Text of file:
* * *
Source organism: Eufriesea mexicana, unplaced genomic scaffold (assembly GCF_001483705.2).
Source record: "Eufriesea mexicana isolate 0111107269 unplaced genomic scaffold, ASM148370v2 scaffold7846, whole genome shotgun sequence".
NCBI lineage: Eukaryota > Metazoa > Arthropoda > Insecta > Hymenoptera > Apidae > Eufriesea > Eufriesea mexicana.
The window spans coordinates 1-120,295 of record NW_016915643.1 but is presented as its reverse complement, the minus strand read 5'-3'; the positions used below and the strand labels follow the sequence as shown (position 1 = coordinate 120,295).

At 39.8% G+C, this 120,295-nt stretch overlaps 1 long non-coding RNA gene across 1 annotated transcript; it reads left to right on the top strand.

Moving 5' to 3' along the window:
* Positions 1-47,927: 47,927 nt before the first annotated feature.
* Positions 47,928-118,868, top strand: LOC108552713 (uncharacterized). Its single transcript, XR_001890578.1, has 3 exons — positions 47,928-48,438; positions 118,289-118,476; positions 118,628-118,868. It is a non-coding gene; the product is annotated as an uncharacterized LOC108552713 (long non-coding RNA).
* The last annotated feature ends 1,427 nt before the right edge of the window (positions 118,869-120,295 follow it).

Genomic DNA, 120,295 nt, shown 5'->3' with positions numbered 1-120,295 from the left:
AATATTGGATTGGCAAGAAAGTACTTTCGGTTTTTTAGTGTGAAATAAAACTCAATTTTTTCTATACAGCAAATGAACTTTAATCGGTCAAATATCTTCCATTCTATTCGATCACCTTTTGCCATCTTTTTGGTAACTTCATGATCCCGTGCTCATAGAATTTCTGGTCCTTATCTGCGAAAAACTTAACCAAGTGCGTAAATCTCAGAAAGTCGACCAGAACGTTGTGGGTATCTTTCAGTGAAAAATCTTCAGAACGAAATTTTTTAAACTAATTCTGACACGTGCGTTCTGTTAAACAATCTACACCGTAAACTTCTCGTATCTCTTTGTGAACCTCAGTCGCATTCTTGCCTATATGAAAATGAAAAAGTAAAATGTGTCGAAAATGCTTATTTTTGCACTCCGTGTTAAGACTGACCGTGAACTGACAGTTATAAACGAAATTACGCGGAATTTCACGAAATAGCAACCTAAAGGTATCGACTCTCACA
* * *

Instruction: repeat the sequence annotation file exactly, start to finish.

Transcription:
Source organism: Eufriesea mexicana, unplaced genomic scaffold (assembly GCF_001483705.2).
Source record: "Eufriesea mexicana isolate 0111107269 unplaced genomic scaffold, ASM148370v2 scaffold7846, whole genome shotgun sequence".
NCBI lineage: Eukaryota > Metazoa > Arthropoda > Insecta > Hymenoptera > Apidae > Eufriesea > Eufriesea mexicana.
The window spans coordinates 1-120,295 of record NW_016915643.1 but is presented as its reverse complement, the minus strand read 5'-3'; the positions used below and the strand labels follow the sequence as shown (position 1 = coordinate 120,295).

At 39.8% G+C, this 120,295-nt stretch overlaps 1 long non-coding RNA gene across 1 annotated transcript; it reads left to right on the top strand.

Moving 5' to 3' along the window:
* Positions 1-47,927: 47,927 nt before the first annotated feature.
* Positions 47,928-118,868, top strand: LOC108552713 (uncharacterized). Its single transcript, XR_001890578.1, has 3 exons — positions 47,928-48,438; positions 118,289-118,476; positions 118,628-118,868. It is a non-coding gene; the product is annotated as an uncharacterized LOC108552713 (long non-coding RNA).
* The last annotated feature ends 1,427 nt before the right edge of the window (positions 118,869-120,295 follow it).

Genomic DNA, 120,295 nt, shown 5'->3' with positions numbered 1-120,295 from the left:
AATATTGGATTGGCAAGAAAGTACTTTCGGTTTTTTAGTGTGAAATAAAACTCAATTTTTTCTATACAGCAAATGAACTTTAATCGGTCAAATATCTTCCATTCTATTCGATCACCTTTTGCCATCTTTTTGGTAACTTCATGATCCCGTGCTCATAGAATTTCTGGTCCTTATCTGCGAAAAACTTAACCAAGTGCGTAAATCTCAGAAAGTCGACCAGAACGTTGTGGGTATCTTTCAGTGAAAAATCTTCAGAACGAAATTTTTTAAACTAATTCTGACACGTGCGTTCTGTTAAACAATCTACACCGTAAACTTCTCGTATCTCTTTGTGAACCTCAGTCGCATTCTTGCCTATATGAAAATGAAAAAGTAAAATGTGTCGAAAATGCTTATTTTTGCACTCCGTGTTAAGACTGACCGTGAACTGACAGTTATAAACGAAATTACGCGGAATTTCACGAAATAGCAACCTAAAGGTATCGACTCTCACA